The only "agent of change" Princess ever supported was the person who freshened the water in her fishbowl.
So election officials in Chicago's northern suburbs want to know why voter registration material was sent to the dead goldfish.
"I am just stunned at the level of people compromising the integrity of the voting process," said Lake County Clerk Willard Helander, a Republican, who said she has spotted problems with nearly 1,000 voter registrations this year.
Beth Nudelman, who owned the fish, said Princess may have landed on a mailing list because the family once filled in the pet's name when they got a second phone line for a computer.
"There was no fraud involved," said Nudelman, a Democrat who supports Barack Obama. "This person is a dead fish."
The paperwork sent to a "Princess Nudelman" likely came from the "Women's Voices, Women Vote" project, which sent nearly 1 million mailings to Illinois households in August using a list that mistakenly included some pets, said Sarah Johnson, a spokeswoman for the not-for-profit group that encourages single women to vote.
The mailing list, purchased from a vendor, included names from warranties, magazine subscriptions and other sources, Johnson said. The group attempted to screen out obvious pet names.
"Fido's not going to be left on there, but if a cat is named is Polly, she may be," Johnson said. Princess could be a person's name, she insisted. "I went to high school with two Princesses."
Nudelman said the only address on the registration card was the Lake County clerk's office. She said she wrote election officials a humorous note explaining why the fish was ineligible to vote.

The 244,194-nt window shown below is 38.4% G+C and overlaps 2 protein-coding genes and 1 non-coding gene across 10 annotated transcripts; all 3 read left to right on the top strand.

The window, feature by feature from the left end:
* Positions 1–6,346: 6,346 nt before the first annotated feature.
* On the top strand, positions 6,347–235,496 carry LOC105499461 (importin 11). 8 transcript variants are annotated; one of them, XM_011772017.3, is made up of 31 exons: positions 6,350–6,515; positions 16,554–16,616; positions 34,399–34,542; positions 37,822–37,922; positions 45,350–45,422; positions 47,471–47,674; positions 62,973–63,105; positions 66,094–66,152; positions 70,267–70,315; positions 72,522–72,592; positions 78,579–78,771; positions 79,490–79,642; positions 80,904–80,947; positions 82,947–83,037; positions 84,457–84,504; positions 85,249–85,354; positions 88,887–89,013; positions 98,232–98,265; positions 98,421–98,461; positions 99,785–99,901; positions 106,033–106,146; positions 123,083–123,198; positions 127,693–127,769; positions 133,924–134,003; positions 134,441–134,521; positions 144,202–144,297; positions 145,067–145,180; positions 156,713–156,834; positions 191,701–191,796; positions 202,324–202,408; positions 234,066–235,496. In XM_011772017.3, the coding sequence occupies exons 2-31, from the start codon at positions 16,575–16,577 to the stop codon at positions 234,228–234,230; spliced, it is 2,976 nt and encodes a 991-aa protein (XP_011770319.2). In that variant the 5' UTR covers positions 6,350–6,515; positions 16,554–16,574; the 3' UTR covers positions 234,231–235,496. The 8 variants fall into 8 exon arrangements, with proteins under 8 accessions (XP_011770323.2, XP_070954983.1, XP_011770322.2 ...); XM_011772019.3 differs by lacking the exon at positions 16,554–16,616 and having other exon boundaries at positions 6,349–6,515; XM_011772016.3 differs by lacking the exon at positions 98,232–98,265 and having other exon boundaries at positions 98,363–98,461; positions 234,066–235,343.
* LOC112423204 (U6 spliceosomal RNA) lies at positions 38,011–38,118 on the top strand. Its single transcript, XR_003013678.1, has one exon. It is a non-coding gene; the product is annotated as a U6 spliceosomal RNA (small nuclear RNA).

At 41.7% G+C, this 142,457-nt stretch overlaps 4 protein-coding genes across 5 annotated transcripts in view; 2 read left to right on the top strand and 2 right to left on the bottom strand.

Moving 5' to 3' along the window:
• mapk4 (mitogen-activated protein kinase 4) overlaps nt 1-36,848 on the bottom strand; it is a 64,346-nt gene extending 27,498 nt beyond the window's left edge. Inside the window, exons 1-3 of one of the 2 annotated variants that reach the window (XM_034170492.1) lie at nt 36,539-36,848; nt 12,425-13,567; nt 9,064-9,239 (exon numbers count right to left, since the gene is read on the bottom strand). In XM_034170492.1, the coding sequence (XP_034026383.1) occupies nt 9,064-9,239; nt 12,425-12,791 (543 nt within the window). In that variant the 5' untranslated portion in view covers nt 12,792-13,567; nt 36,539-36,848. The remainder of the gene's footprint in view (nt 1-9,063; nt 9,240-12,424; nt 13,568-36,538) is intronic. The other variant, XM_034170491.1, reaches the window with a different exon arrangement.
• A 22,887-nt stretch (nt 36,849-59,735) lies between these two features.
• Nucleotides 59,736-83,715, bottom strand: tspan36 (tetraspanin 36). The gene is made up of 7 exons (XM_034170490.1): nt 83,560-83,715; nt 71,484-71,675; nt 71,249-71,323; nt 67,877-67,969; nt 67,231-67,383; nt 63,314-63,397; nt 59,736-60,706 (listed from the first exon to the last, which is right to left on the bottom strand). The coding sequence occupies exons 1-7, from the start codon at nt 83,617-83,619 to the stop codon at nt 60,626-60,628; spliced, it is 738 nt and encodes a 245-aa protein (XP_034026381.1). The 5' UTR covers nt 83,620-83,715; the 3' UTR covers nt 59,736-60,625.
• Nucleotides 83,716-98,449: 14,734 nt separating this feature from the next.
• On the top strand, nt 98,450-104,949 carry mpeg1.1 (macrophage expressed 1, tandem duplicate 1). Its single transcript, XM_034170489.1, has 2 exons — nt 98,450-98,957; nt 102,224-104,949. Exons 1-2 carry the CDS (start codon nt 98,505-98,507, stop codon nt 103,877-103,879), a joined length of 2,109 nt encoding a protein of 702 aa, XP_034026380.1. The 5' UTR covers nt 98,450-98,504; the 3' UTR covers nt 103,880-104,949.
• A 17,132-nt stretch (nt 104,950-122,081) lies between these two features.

The Illinois mailing generated 63,500 returned voter applications, Johnson said. Applicants were instructed to fill in a driver's license number or the last four digits of their Social Security number so election officials would be able to validate their identity.
"We obviously don't want to add more work for any election official," Johnson said. "At the end of the day, our goal is same as theirs: To give as many people as possible the chance to make voices heard in our democracy."
Steve Sturm, legal counsel for the Illinois State Board of Elections, said the mailing generated numerous complaints from residents throughout the state.
Lake County Clerk Willard Helander said her office has received hundreds of voter registration forms for addresses that don't exist, and she fears the integrity of the November election is in question. In a radio interview, Helander said registered voters also include the deceased and a number of pets.
Election officials contacted Illinois Attorney General Lisa Madigan's office Monday afternoon, said spokeswoman Robyn Ziegler. The sheriff's office and state's attorney's office were "already working on it," she said.
The McCain-Palin campaign has lately raised questions about the voter registration practices of the Association of Community Organizations for Reform Now. ACORN is accused of submitting false registration forms for some of the voters it has registered. The FBI has joined nearly a dozen states in investigating.
Women's Voices has worked with ACORN in the past, but the August mailing "has nothing to do with" ACORN, Johnson said.